American Manners : Informal, Not Absent

Mike Tigas/The Maneater Officers and members of the Missouri International Student Council eat together at the Council's inaugural dinner, Saturday night.  New officers were announced and founding officers were recognized at the event.

image via Mike Tigas

Some of the biggest educational moments for our interns do not happen in class or during work. They happen in cultural exchanges during lunch, after work, outside the classroom, or between work assignments. In other words, in daily life.

We’ve already covered some of these educational differences – like the shock of the two-week summer vacation, or the difference between vacations, a holiday, and “the holidays.” But there are many cultural things that do not appear or get fully explained in guide or text books. And they are worth pointing out to newcomers, because they truly make a huge difference in how our interns enjoy their stay in the US. Two of them are about the perceived informality in the US.

Informality vs American Manners

You hear that the US is an informal nation in many ways. But it’s not until you arrive here that you realize how exactly that works in daily life. Instead of “Good morning/afternoon,” people are likely to say “Hi!” in a way that’s reserved only for close family or very informal situations elsewhere in the world. Waiters may introduce themselves by first name. Interactions between student and teacher can be casual. And, much to the relief of younger, less well-paid workers “business casual” has dispensed with formal business clothing in many industries.

But this informality shouldn’t be confused for an absence of manners. In fact, once you get used to it and see past it, you’ll notice that the American workplace and society—like anywhere else in the world—has its own ways of being respectful, and its own formalities. For instance:

  • Younger people may call their elders by name, but not always immediately, and sometimes only if invited to.
  • Colleagues may seem informal with their bosses, and it is an act of friendship and inclusion when the boss tells you to call him by first name—but there’s no doubt about the pecking order, or who outranks whom, or who can give or withhold permission.
  • Business casual doesn’t mean you should come to work inappropriately dressed.
  • Both genders make eye contact and shake hands, but everyone maintains more physical distance compared with other cultures.

The list goes on and can be baffling for outsiders even in the most welcoming of offices. The key is to err on the side of caution. If you’re the newcomer, employ formality—you can always dress down, and your colleagues will tell you right away if you can call them by first name.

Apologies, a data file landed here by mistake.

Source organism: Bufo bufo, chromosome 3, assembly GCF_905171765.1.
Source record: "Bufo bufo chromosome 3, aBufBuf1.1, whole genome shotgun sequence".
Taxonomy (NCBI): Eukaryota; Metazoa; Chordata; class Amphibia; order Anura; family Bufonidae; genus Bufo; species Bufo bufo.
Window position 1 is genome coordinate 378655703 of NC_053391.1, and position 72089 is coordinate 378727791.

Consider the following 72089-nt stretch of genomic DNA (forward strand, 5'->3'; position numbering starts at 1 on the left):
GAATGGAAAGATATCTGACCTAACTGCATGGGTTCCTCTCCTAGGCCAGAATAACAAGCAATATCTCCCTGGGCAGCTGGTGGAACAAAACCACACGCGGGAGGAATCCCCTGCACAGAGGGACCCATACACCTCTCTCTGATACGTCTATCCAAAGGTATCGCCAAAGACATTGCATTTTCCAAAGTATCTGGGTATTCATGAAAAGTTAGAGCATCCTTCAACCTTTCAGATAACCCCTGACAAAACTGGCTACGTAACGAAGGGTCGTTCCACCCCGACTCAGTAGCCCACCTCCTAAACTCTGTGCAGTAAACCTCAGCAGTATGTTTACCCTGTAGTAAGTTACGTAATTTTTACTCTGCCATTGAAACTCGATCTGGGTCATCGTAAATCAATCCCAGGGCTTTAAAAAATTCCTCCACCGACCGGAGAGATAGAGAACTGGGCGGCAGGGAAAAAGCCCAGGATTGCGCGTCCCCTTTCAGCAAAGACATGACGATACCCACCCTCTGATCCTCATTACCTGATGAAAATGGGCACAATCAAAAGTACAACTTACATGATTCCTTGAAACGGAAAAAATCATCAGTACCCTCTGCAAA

Informality vs Intimacy

Informality in the US shouldn’t be confused with intimacy either. This can be particularly confusing for newcomers because casual conversation that other cultures might save for close family and friends—“How is the family/your wife?”—are acceptable and friendly normal small talk here. And, as we’ve mentioned before, it is customary and considered polite to smile, make eye contact, or say a “Hi!” or “How’s it going?” to people. Even if you don’t know the other person you just crossed in the hallway terribly well. In fact, one of the most commonly used phrases, “How are you?” can be a real source of confusion for visitors. Because elsewhere, this is a question saved for close friends or family, people you’re going to have a long talk with.

In the US however it is simply another way of being friendly and politely acknowledging the presence of the other person in a shared space. It is not an invitation to have a long conversation or truly share the state of your health. Because, ironically, the daily digital invasions of privacy Americans live with actually make them very circumspect about sharing certain details of their lives. Which leads us to…

Divulging Or Asking Personal Details

It isn’t that Americans don’t divulge or share personal details in public. Goodness knows we’re the land that wrought social media and gifted the world with the concept of oversharing! But you’ll notice that although it’s very acceptable to strike up a conversation with someone you do not know in the US, what is okay to share elsewhere doesn’t normally get shared here. Americans will talk publicly about many things that are considered inappropriate elsewhere—a divorce in the family, their romantic lives, what they did on vacation. But many other things are tricky and considered very dangerous subjects to discuss, if not outright taboo—money and salaries, questions about mental health, details about physical ailments, personal political or religious beliefs.

So what does one talk about? The weather is always a safe subject. And in DC, nearly everyone hates the commute. Except for those who have really short commutes—those folks can be relied upon to confirm which Metro escalators and elevators are on the fritz. Again.